MIT Suspends, Evicts MBA Student Zeno for Pro-Palestinian Protest Participation


Massachusetts Institute of Technology (MIT) has come under scrutiny after suspending and evicting a second-year MBA student, Zeno, for participating in pro-Palestinian protests on campus. The interim suspension, effective immediately, has left Zeno and his daughter in a precarious housing situation, highlighting broader issues around student activism, due process, and university policies.

MIT Suspends, Evicts MBA Student Zeno for Pro-Palestinian Protest Participation

(Photo : WIKIMEDIA COMMONS / Marco Almbauer)

Immediate Suspension and Housing Crisis

Zeno, identified only by his surname for privacy reasons, received a notification on May 8 about his interim suspension, which barred him from campus and required him to vacate his on-campus housing. Initially, he and other suspended students were given a week to leave, but this short notice exacerbated an already difficult housing market in Cambridge, Massachusetts, where the average rent for a two-bedroom apartment is over $4,000 per month.

With his wife out of town and his disabled daughter dependent on a specialized education program nearby, Zeno faced significant challenges finding suitable accommodation on short notice. The situation became more dire when he realized that potential rentals within their price range were either too small or in poor condition. He expressed dissatisfaction with a $3,000-a-month apartment they found, describing it as affordable but in poor condition for his daughter.

READ MORE: MIT President Sally Kornbluth Unveils Initiatives To Address Campus Challenges Amid Israel-Hamas Conflict 

Protest and Disciplinary Actions

The suspension notice indicated that Zeno's conduct at the May 6 protest was under investigation. MIT administrators accused him of violating multiple policies, including those related to disorderly conduct, property damage, and misuse of campus facilities. Zeno admitted to participating in the rally but contended that the disciplinary measures were excessive and lacked due process. Zeno argued that the interim suspensions are having lasting effects, emphasizing the need for due process before imposing long-term punishments.

MIT's actions are part of a broader trend as pro-Palestinian encampments have led to suspensions and expulsions at various universities across the United States. Notably, Barnard College evicted over 50 student protesters following a police sweep of an encampment on Columbia University's campus. Although Barnard later allowed most suspended students to return, the initial punitive measures raised questions about the balance between maintaining order and respecting students' rights.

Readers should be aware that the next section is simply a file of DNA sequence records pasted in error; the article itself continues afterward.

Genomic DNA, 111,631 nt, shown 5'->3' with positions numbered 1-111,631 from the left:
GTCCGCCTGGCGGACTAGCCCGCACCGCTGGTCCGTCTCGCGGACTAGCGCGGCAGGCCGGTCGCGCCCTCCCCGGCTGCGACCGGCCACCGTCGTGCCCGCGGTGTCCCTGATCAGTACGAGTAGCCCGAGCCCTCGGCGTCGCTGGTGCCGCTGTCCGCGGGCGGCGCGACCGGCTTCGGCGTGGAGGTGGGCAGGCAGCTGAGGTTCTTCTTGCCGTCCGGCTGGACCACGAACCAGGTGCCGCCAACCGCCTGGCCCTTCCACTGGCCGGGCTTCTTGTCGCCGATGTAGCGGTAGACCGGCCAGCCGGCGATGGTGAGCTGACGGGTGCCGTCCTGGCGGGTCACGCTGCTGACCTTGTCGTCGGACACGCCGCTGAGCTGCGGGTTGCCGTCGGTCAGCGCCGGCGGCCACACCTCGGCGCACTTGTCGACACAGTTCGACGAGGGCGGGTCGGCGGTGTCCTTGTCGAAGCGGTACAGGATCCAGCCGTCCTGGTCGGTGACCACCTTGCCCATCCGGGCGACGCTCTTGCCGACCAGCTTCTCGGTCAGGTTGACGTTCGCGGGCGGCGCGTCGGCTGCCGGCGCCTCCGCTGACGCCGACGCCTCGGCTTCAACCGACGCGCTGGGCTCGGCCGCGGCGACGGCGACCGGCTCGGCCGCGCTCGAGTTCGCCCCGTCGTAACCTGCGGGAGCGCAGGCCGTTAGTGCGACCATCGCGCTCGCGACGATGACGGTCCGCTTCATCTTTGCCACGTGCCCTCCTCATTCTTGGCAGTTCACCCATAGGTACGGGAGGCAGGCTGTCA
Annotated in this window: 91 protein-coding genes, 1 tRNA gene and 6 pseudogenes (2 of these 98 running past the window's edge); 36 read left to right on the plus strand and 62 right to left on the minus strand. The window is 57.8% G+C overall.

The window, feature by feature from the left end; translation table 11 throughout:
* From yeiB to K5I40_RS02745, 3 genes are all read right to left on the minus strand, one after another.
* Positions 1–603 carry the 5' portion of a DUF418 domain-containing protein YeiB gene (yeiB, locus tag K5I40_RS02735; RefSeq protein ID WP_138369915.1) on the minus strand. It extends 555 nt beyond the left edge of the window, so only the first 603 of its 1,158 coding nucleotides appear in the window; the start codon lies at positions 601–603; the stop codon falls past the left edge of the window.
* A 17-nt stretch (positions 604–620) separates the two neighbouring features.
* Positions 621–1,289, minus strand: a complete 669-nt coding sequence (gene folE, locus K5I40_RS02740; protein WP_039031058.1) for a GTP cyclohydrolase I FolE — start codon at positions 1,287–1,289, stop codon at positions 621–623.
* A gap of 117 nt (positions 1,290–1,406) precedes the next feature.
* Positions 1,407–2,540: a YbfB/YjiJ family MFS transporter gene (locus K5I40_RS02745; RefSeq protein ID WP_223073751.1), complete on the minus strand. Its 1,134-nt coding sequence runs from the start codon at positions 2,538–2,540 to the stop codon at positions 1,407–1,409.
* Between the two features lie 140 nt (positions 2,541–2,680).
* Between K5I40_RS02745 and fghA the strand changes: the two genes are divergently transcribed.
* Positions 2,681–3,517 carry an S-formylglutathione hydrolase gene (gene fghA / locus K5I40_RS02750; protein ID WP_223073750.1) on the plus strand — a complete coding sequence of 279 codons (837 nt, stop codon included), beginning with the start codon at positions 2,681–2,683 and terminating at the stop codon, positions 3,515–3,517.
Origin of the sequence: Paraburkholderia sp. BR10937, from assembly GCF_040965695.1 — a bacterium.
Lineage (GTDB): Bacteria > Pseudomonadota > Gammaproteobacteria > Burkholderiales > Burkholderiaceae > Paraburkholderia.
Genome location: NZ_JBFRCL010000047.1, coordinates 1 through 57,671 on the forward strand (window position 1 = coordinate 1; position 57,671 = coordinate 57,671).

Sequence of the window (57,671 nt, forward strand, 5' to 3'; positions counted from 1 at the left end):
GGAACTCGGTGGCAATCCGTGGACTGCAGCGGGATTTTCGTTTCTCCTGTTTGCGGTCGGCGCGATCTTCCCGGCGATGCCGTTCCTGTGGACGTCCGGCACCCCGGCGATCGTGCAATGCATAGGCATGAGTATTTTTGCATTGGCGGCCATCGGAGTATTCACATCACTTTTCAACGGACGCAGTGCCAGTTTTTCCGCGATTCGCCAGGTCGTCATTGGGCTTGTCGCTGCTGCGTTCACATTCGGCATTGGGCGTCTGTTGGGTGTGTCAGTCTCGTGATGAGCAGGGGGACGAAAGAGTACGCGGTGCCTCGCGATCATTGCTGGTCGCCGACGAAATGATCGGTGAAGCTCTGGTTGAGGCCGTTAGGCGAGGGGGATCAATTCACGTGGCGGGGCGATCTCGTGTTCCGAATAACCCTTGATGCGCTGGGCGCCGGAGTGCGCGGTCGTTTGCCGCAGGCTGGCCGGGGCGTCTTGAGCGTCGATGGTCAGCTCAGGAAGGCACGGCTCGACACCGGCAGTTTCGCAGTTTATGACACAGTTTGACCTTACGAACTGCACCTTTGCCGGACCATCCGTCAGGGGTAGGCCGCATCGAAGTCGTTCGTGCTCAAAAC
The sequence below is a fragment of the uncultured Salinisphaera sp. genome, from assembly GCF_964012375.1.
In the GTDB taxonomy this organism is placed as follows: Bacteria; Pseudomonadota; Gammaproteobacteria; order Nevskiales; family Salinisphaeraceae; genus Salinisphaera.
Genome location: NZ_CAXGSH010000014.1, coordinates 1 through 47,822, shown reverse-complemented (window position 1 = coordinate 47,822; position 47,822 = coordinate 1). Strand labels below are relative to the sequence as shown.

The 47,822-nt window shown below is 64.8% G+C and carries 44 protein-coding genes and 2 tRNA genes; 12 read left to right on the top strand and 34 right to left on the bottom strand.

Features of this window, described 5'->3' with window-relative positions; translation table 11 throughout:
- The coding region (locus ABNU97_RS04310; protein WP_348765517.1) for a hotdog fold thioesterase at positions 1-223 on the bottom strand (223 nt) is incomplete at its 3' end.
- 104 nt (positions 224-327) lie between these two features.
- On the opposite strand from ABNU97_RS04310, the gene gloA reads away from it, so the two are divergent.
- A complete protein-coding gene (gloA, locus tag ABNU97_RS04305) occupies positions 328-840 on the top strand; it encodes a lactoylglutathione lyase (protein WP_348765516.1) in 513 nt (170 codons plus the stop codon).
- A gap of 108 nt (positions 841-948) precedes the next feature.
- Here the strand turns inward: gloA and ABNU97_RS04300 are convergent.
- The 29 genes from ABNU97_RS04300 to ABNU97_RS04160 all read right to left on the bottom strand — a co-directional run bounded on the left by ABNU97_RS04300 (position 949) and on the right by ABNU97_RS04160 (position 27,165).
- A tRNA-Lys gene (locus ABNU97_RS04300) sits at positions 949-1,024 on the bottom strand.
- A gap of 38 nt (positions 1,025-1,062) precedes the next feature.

Legal and Institutional Responses

The legal ramifications of MIT's decision to evict students without a court order have also come under scrutiny. Attorneys Lee D. Goldstein and Jeffrey M. Feuer, representing the National Lawyers Guild, argued that the university's actions violated tenant protection laws in Massachusetts. They asserted that MIT needed a court order to evict the students legally and demanded the suspension notices' eviction orders be rescinded.

Meanwhile, MIT defended its decision, citing the need to maintain campus safety and order. In a FAQ on the university's website, administrators explained that the encampment infringed on others' rights and posed potential safety risks. The university emphasized that interim measures were necessary to prevent further misconduct and protect the community's well-being.

However, critics argue that the university's response has been disproportionate and lacks transparency. Brian Glick, treasurer for the Association of Student Conduct Administration, stated that interim actions should be exceptions rather than the rule, used infrequently and only in extreme circumstances. He highlighted the importance of following institutional policies and ensuring that each case is considered individually.

Looking Forward

Zeno's hearing is scheduled for this week, and he hopes to contest the charges and mitigate the immediate consequences of his suspension. Meanwhile, other students, like first-year electrical engineering graduate student Prahlad Iyengar, have already been forced to leave their on-campus housing. Iyengar, who moved into a friend's basement, criticized the lack of support from MIT during the eviction process. He noted that no university officials reached out to help him find alternative housing or move his belongings.

The controversy at MIT underscores the challenges universities face in balancing disciplinary actions with students' rights and needs. As institutions navigate the complexities of student activism and campus safety, the need for clear policies, due process, and compassionate responses becomes increasingly evident. For students like Zeno and Iyengar, the hope remains that their universities will uphold these principles while addressing the root causes of their protests.

RELATED ARTICLE: MIT Eliminates Diversity Statement Requirement For Faculty Applications, Embracing Academic Freedom And Inclusive Practices 

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